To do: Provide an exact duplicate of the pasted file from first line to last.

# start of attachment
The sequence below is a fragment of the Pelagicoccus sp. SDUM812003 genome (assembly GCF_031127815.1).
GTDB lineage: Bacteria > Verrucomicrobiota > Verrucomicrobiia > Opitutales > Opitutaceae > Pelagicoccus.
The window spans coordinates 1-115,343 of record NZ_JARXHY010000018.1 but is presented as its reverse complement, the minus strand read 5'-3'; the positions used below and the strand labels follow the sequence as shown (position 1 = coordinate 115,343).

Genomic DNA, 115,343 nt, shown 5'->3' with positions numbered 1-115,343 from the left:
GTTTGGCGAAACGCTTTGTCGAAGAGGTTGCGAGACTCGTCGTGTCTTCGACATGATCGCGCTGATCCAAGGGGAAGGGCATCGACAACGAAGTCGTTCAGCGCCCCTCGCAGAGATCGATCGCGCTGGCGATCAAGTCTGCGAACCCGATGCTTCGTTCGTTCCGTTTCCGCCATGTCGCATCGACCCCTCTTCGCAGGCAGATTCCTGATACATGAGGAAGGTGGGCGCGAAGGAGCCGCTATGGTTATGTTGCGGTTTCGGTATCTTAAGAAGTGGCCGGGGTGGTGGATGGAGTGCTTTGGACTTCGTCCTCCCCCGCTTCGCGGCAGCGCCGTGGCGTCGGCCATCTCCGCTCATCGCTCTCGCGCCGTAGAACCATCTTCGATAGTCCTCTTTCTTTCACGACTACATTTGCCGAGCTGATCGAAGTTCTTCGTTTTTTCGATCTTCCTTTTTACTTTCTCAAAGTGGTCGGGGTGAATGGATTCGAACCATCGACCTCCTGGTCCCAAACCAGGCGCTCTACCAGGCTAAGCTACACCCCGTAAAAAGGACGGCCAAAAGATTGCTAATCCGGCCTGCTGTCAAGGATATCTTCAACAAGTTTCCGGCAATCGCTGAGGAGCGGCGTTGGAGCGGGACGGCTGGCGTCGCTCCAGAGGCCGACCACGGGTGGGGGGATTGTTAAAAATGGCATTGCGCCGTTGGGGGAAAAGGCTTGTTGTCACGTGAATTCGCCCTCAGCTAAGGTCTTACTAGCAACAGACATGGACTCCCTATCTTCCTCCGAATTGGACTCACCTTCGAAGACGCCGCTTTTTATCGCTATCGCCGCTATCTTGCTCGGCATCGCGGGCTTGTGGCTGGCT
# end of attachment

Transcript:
The sequence below is a fragment of the Pelagicoccus sp. SDUM812003 genome (assembly GCF_031127815.1).
GTDB lineage: Bacteria > Verrucomicrobiota > Verrucomicrobiia > Opitutales > Opitutaceae > Pelagicoccus.
The window spans coordinates 1-115,343 of record NZ_JARXHY010000018.1 but is presented as its reverse complement, the minus strand read 5'-3'; the positions used below and the strand labels follow the sequence as shown (position 1 = coordinate 115,343).

Genomic DNA, 115,343 nt, shown 5'->3' with positions numbered 1-115,343 from the left:
GTTTGGCGAAACGCTTTGTCGAAGAGGTTGCGAGACTCGTCGTGTCTTCGACATGATCGCGCTGATCCAAGGGGAAGGGCATCGACAACGAAGTCGTTCAGCGCCCCTCGCAGAGATCGATCGCGCTGGCGATCAAGTCTGCGAACCCGATGCTTCGTTCGTTCCGTTTCCGCCATGTCGCATCGACCCCTCTTCGCAGGCAGATTCCTGATACATGAGGAAGGTGGGCGCGAAGGAGCCGCTATGGTTATGTTGCGGTTTCGGTATCTTAAGAAGTGGCCGGGGTGGTGGATGGAGTGCTTTGGACTTCGTCCTCCCCCGCTTCGCGGCAGCGCCGTGGCGTCGGCCATCTCCGCTCATCGCTCTCGCGCCGTAGAACCATCTTCGATAGTCCTCTTTCTTTCACGACTACATTTGCCGAGCTGATCGAAGTTCTTCGTTTTTTCGATCTTCCTTTTTACTTTCTCAAAGTGGTCGGGGTGAATGGATTCGAACCATCGACCTCCTGGTCCCAAACCAGGCGCTCTACCAGGCTAAGCTACACCCCGTAAAAAGGACGGCCAAAAGATTGCTAATCCGGCCTGCTGTCAAGGATATCTTCAACAAGTTTCCGGCAATCGCTGAGGAGCGGCGTTGGAGCGGGACGGCTGGCGTCGCTCCAGAGGCCGACCACGGGTGGGGGGATTGTTAAAAATGGCATTGCGCCGTTGGGGGAAAAGGCTTGTTGTCACGTGAATTCGCCCTCAGCTAAGGTCTTACTAGCAACAGACATGGACTCCCTATCTTCCTCCGAATTGGACTCACCTTCGAAGACGCCGCTTTTTATCGCTATCGCCGCTATCTTGCTCGGCATCGCGGGCTTGTGGCTGGCT